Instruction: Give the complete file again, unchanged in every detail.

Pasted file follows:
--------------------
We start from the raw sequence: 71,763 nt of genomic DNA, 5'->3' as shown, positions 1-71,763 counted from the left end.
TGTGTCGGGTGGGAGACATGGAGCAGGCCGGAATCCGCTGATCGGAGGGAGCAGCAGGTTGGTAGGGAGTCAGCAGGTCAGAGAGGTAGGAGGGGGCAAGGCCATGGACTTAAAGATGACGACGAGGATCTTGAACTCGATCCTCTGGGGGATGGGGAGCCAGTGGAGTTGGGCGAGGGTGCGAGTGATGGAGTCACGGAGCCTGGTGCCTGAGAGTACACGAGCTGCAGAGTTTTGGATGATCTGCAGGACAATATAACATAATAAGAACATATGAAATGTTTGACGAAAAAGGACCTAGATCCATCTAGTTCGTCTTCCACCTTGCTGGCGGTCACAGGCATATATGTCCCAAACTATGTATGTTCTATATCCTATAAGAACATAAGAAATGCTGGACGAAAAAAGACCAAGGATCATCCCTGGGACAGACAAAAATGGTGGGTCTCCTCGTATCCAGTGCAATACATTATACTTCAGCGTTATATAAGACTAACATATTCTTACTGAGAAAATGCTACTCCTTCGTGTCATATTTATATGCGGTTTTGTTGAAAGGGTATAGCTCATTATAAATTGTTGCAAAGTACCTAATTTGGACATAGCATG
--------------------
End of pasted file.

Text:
We start from the raw sequence: 71,763 nt of genomic DNA, 5'->3' as shown, positions 1-71,763 counted from the left end.
TGTGTCGGGTGGGAGACATGGAGCAGGCCGGAATCCGCTGATCGGAGGGAGCAGCAGGTTGGTAGGGAGTCAGCAGGTCAGAGAGGTAGGAGGGGGCAAGGCCATGGACTTAAAGATGACGACGAGGATCTTGAACTCGATCCTCTGGGGGATGGGGAGCCAGTGGAGTTGGGCGAGGGTGCGAGTGATGGAGTCACGGAGCCTGGTGCCTGAGAGTACACGAGCTGCAGAGTTTTGGATGATCTGCAGGACAATATAACATAATAAGAACATATGAAATGTTTGACGAAAAAGGACCTAGATCCATCTAGTTCGTCTTCCACCTTGCTGGCGGTCACAGGCATATATGTCCCAAACTATGTATGTTCTATATCCTATAAGAACATAAGAAATGCTGGACGAAAAAAGACCAAGGATCATCCCTGGGACAGACAAAAATGGTGGGTCTCCTCGTATCCAGTGCAATACATTATACTTCAGCGTTATATAAGACTAACATATTCTTACTGAGAAAATGCTACTCCTTCGTGTCATATTTATATGCGGTTTTGTTGAAAGGGTATAGCTCATTATAAATTGTTGCAAAGTACCTAATTTGGACATAGCATG